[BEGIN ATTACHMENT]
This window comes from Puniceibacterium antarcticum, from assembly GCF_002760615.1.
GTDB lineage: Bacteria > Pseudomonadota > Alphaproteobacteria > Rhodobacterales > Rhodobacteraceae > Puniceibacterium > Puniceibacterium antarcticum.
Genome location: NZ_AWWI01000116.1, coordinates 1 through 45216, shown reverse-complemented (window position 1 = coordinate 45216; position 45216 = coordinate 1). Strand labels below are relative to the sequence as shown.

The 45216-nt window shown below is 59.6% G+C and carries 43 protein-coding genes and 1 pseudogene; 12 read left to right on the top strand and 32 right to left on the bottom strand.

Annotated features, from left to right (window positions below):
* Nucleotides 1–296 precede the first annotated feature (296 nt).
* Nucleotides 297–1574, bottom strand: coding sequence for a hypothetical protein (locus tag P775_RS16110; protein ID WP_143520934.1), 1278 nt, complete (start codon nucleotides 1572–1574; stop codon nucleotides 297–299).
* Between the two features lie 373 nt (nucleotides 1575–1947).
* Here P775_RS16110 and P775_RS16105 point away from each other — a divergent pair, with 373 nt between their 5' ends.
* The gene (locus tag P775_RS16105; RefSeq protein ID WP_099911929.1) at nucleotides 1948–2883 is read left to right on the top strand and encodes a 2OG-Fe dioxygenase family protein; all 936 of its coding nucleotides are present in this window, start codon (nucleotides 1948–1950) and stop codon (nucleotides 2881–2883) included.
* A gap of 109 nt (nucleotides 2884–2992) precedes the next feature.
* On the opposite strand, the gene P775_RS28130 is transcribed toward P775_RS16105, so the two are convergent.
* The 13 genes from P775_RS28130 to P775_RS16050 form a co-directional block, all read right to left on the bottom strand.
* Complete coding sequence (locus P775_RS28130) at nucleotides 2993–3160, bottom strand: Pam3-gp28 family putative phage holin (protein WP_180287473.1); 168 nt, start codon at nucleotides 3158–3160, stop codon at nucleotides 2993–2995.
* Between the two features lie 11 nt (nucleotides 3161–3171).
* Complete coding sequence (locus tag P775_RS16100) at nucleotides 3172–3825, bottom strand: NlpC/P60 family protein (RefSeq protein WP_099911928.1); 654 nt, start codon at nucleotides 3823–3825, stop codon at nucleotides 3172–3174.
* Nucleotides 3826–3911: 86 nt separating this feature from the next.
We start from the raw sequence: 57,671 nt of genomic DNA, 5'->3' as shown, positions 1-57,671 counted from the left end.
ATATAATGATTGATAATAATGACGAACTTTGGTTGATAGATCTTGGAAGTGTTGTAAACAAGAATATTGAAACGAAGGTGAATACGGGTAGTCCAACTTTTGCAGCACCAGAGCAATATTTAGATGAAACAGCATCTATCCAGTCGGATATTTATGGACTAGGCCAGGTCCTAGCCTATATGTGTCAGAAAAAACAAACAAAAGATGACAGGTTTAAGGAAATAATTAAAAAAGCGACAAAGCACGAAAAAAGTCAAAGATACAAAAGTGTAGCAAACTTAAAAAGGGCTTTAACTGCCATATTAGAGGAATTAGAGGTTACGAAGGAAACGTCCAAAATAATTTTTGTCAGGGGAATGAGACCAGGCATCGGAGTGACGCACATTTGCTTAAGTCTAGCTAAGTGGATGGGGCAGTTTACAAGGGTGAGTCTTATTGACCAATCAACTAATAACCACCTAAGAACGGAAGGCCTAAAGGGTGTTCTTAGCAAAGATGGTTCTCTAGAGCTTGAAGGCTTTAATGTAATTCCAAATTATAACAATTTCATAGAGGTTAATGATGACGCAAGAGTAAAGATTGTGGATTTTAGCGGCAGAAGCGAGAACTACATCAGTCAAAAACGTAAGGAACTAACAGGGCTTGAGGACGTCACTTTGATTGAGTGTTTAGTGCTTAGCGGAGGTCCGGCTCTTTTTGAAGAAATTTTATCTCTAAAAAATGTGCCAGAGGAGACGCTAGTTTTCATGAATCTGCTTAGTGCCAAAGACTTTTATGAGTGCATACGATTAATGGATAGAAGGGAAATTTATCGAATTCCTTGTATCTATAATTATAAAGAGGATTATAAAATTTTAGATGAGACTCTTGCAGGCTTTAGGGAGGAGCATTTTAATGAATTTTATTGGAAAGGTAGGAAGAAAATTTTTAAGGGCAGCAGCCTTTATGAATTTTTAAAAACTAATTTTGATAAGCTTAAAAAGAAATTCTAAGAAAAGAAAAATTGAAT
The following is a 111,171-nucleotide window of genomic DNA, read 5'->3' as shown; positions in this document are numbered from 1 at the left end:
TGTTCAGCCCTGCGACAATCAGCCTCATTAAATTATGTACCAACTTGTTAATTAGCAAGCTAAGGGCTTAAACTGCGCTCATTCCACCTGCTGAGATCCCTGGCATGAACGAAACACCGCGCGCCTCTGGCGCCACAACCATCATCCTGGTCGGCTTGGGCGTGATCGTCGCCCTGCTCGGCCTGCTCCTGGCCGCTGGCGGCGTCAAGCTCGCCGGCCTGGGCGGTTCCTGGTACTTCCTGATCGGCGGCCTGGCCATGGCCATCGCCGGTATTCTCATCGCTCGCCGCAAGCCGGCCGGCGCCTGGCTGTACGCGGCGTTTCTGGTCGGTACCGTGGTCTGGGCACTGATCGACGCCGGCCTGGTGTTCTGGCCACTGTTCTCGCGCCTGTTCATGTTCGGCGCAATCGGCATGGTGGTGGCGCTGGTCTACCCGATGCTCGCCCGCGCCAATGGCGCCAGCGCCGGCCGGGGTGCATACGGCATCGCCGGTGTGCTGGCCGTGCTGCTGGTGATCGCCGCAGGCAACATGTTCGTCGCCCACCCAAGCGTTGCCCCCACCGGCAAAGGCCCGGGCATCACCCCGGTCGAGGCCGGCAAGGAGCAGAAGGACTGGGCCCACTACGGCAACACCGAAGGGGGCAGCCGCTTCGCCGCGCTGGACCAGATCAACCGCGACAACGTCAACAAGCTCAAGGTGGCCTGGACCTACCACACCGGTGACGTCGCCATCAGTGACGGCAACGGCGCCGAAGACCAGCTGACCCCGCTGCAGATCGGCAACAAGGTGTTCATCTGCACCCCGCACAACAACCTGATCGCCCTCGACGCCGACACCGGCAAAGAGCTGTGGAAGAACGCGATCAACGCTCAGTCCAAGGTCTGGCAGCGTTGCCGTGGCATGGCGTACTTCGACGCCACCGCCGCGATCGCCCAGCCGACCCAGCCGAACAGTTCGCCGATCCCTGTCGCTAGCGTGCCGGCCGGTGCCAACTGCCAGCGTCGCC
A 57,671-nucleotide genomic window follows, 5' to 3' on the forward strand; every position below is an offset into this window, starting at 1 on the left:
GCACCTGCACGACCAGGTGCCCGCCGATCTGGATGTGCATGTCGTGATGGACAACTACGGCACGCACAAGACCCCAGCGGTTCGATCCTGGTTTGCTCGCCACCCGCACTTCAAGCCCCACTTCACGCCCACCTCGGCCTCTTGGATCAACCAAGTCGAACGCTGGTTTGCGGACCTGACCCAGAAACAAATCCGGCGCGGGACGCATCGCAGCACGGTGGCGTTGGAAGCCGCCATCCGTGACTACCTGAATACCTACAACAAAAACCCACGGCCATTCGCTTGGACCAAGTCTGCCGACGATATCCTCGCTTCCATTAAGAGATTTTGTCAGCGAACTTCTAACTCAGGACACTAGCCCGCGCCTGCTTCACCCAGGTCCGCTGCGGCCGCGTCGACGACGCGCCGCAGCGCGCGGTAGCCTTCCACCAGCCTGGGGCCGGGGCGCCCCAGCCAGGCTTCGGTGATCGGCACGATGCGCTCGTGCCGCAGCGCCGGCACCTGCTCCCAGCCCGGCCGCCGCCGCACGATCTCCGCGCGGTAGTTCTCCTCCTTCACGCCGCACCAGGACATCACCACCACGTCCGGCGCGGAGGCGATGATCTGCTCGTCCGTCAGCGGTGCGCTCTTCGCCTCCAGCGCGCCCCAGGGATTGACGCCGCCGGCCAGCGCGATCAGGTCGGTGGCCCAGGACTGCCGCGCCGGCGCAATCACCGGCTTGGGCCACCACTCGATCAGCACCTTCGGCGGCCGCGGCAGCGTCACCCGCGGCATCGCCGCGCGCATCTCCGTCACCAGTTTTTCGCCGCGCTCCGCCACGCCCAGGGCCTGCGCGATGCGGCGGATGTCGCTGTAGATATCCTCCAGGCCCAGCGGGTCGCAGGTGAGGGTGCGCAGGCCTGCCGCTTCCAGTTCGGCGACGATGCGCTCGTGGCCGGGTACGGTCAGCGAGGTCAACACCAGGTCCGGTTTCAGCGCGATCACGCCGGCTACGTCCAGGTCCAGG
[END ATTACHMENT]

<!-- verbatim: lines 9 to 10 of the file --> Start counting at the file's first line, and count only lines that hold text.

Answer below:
* Here P775_RS16110 and P775_RS16105 point away from each other — a divergent pair, with 373 nt between their 5' ends.
* The gene (locus tag P775_RS16105; RefSeq protein ID WP_099911929.1) at nucleotides 1948–2883 is read left to right on the top strand and encodes a 2OG-Fe dioxygenase family protein; all 936 of its coding nucleotides are present in this window, start codon (nucleotides 1948–1950) and stop codon (nucleotides 2881–2883) included.